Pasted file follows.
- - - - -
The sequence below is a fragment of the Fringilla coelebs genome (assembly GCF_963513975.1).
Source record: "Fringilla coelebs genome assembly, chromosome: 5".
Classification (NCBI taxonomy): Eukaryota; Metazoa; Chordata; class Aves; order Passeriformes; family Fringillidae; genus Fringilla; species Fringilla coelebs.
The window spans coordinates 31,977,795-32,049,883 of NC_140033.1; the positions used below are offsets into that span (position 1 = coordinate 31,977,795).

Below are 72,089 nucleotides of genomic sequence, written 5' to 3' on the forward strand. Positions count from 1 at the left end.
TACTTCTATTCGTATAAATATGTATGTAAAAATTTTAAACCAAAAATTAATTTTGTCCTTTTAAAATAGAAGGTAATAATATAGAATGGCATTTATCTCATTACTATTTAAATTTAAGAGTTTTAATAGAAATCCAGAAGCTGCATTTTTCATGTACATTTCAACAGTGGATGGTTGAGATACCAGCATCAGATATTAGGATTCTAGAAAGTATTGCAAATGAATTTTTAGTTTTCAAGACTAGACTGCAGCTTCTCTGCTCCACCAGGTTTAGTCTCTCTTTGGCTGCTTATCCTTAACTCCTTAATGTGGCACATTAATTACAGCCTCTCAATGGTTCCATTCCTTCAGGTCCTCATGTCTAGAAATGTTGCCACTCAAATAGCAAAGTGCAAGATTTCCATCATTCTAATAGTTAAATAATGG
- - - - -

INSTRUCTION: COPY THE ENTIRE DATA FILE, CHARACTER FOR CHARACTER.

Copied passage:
The sequence below is a fragment of the Fringilla coelebs genome (assembly GCF_963513975.1).
Source record: "Fringilla coelebs genome assembly, chromosome: 5".
Classification (NCBI taxonomy): Eukaryota; Metazoa; Chordata; class Aves; order Passeriformes; family Fringillidae; genus Fringilla; species Fringilla coelebs.
The window spans coordinates 31,977,795-32,049,883 of NC_140033.1; the positions used below are offsets into that span (position 1 = coordinate 31,977,795).

Below are 72,089 nucleotides of genomic sequence, written 5' to 3' on the forward strand. Positions count from 1 at the left end.
TACTTCTATTCGTATAAATATGTATGTAAAAATTTTAAACCAAAAATTAATTTTGTCCTTTTAAAATAGAAGGTAATAATATAGAATGGCATTTATCTCATTACTATTTAAATTTAAGAGTTTTAATAGAAATCCAGAAGCTGCATTTTTCATGTACATTTCAACAGTGGATGGTTGAGATACCAGCATCAGATATTAGGATTCTAGAAAGTATTGCAAATGAATTTTTAGTTTTCAAGACTAGACTGCAGCTTCTCTGCTCCACCAGGTTTAGTCTCTCTTTGGCTGCTTATCCTTAACTCCTTAATGTGGCACATTAATTACAGCCTCTCAATGGTTCCATTCCTTCAGGTCCTCATGTCTAGAAATGTTGCCACTCAAATAGCAAAGTGCAAGATTTCCATCATTCTAATAGTTAAATAATGG